So, you bought a huge SUV back when gas was cheap, now it’s hard to keep its huge tank full? Not to mention, it’s starting to get up there in the years, and it’ll need some work sooner or later. Some might think that it’s time to buy a newer, more efficient car. There are even brand-new crossovers that are every bit as practical as your old car but get way better gas mileage. However, don’t buy a new car to save money. If keeping a gas guzzler running is too difficult, then it’ll probably be even more expensive to make payments on a new car that will still need to be refueled and may cost more to insure. It’s worth doing the math to see if a new ride will be worth the extra money, but it will likely cost more.
There are many TV shows and auctions that show off how valuable classic cars have become. However, don’t get it in your head that you can earn money simply by buying a car and hoping that it will eventually become more valuable. The valuable cars are not only really rare but also old. It took a long time for such cars to become valuable. In fact, there are many examples of cars that are now classics that were once hated models. Simply put, it’s difficult to figure out which cars will eventually become classics in the future, and it’ll take a long time to find out. Sometimes cars that seemed like obvious future classics get replaced with something even more special. For instance, will a Dodge Hellcat be worth anything in the future, now that the faster, rarer Demon is out? Only time will tell.
High octane gas is necessary for many high-performance cars. These powerful models have high compression motors that require the high-octane fuel to fully utilize the engine’s capabilities. Some gasoline vendors may even offer extra cleaning properties in their premium gas. However, unless your car requires premium fuel, it’s a waste of money to keep filling up with the expensive stuff. And those cleaning agents? Not worth it. Gasoline is required by the US government to be of a certain quality to be sold, which includes detergents. It’s just a gimmick to sell more gas. With that said, if your car recommends high-octane fuel, you should absolutely fill your car with it. While most modern cars can prevent damage caused by running on low-octane gas, it will likely result in reduced performance and fuel economy, possibly offsetting the money you saved from buying cheaper fuel.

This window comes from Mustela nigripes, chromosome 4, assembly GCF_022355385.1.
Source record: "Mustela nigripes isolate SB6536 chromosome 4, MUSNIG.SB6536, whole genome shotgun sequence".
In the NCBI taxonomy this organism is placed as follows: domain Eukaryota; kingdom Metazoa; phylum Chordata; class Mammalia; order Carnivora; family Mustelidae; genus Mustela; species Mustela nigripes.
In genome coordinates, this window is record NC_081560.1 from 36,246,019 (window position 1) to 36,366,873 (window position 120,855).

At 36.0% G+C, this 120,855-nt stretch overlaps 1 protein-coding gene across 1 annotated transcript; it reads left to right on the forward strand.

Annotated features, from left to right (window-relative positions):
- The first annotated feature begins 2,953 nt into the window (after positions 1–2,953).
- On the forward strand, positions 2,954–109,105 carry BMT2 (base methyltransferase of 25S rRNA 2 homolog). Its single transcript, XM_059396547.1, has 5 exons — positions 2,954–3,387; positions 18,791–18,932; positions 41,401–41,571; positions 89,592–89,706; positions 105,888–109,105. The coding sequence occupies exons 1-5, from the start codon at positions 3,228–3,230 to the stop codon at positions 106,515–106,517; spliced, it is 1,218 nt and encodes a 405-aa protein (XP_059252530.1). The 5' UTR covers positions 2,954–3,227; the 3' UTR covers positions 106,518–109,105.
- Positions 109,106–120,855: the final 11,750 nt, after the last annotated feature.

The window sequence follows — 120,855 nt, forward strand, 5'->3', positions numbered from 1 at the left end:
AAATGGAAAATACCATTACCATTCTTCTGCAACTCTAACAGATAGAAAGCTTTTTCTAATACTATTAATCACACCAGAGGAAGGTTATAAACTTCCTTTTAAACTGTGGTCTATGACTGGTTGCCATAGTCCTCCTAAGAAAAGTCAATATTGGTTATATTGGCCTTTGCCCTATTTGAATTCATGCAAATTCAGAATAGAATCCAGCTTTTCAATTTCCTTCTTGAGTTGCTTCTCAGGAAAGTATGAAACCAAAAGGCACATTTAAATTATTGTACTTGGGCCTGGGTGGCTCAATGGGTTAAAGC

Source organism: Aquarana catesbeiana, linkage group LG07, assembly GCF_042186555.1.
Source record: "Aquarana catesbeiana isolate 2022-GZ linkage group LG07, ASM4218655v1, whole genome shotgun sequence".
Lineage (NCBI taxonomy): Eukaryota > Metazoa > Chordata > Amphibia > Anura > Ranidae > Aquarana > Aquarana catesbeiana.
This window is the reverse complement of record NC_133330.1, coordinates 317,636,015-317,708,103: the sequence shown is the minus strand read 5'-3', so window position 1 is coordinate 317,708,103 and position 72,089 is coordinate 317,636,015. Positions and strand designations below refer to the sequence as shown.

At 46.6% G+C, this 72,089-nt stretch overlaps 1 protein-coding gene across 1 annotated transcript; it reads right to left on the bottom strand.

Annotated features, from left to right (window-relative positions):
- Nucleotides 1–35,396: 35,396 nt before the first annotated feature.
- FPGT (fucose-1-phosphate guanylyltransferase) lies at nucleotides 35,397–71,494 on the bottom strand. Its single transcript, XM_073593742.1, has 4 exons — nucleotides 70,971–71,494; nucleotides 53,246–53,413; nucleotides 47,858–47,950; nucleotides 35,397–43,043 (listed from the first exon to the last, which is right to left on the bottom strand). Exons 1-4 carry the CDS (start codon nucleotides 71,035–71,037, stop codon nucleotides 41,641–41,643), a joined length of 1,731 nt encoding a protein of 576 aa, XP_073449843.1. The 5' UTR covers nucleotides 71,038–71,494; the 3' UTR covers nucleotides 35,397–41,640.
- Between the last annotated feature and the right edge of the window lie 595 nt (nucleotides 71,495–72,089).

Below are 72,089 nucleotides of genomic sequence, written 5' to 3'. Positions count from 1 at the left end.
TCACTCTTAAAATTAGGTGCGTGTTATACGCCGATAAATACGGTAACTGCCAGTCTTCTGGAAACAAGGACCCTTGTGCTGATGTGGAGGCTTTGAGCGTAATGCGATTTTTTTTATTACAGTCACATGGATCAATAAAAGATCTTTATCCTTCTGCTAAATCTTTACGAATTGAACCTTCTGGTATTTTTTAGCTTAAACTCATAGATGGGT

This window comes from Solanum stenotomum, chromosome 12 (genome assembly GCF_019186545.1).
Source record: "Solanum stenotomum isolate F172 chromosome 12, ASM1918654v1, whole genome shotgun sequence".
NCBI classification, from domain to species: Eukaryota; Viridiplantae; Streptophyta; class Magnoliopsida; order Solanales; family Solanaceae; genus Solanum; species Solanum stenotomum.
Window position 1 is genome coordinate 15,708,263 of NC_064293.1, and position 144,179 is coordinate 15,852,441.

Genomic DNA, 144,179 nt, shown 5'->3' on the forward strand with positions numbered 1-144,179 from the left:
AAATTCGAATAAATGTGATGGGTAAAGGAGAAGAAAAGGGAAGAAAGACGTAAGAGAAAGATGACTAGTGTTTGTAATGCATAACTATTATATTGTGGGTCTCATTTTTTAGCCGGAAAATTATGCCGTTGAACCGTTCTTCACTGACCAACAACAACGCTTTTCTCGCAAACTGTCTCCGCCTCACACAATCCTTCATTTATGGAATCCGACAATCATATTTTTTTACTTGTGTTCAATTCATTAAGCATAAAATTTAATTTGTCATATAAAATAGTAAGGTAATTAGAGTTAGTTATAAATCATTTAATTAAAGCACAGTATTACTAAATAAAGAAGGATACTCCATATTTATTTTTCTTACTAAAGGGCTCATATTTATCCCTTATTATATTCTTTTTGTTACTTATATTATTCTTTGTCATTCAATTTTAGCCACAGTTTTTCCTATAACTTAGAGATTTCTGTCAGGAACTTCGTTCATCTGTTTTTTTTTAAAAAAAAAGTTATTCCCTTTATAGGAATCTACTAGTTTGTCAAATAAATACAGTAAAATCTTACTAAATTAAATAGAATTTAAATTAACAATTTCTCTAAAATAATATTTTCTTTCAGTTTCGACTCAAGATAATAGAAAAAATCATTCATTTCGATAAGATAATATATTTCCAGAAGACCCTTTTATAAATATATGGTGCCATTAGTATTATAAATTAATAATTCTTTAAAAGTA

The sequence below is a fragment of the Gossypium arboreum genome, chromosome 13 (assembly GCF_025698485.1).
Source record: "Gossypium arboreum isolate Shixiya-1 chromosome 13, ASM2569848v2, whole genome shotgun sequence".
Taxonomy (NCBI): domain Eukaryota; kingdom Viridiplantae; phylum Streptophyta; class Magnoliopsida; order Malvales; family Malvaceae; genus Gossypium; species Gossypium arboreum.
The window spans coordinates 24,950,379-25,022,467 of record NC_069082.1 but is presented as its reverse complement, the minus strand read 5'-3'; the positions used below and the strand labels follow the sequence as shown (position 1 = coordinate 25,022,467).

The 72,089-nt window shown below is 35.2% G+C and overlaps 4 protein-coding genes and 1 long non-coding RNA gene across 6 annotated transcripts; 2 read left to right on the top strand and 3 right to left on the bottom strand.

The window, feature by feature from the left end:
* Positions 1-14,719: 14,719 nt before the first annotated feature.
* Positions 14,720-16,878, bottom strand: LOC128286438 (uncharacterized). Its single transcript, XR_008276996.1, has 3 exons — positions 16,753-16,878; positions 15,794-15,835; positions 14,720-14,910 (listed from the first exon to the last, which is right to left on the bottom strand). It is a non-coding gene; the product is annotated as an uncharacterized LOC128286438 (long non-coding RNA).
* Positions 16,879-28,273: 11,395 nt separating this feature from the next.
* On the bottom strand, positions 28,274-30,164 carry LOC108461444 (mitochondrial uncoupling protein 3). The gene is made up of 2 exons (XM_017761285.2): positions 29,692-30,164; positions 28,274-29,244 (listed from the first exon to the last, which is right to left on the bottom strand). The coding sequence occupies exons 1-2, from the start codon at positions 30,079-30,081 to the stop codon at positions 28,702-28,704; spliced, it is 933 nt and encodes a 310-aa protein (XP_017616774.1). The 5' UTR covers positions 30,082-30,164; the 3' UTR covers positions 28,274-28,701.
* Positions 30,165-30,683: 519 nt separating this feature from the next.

If there’s one thing that car enthusiasts will bemoan from now until the end of time, it’s how cars are no longer as interesting as they once were in the past. There are many reasons why this may seem true. After all, every car company is filling their lineups with awful crossovers. However, there’s one thing these people never account for: there were always boring cars sold alongside the exciting ones. We only remember the special ones. Besides, there are plenty of fun new cars sold by otherwise boring companies. Chevrolet makes the supercar-killing Camaro ZL1 1LE. Toyota makes the bang-for-your-buck 86. Even Lexus makes a pair of V8-powered performance coupes. If there are golden ages for car enthusiasts, we are absolutely in one right now.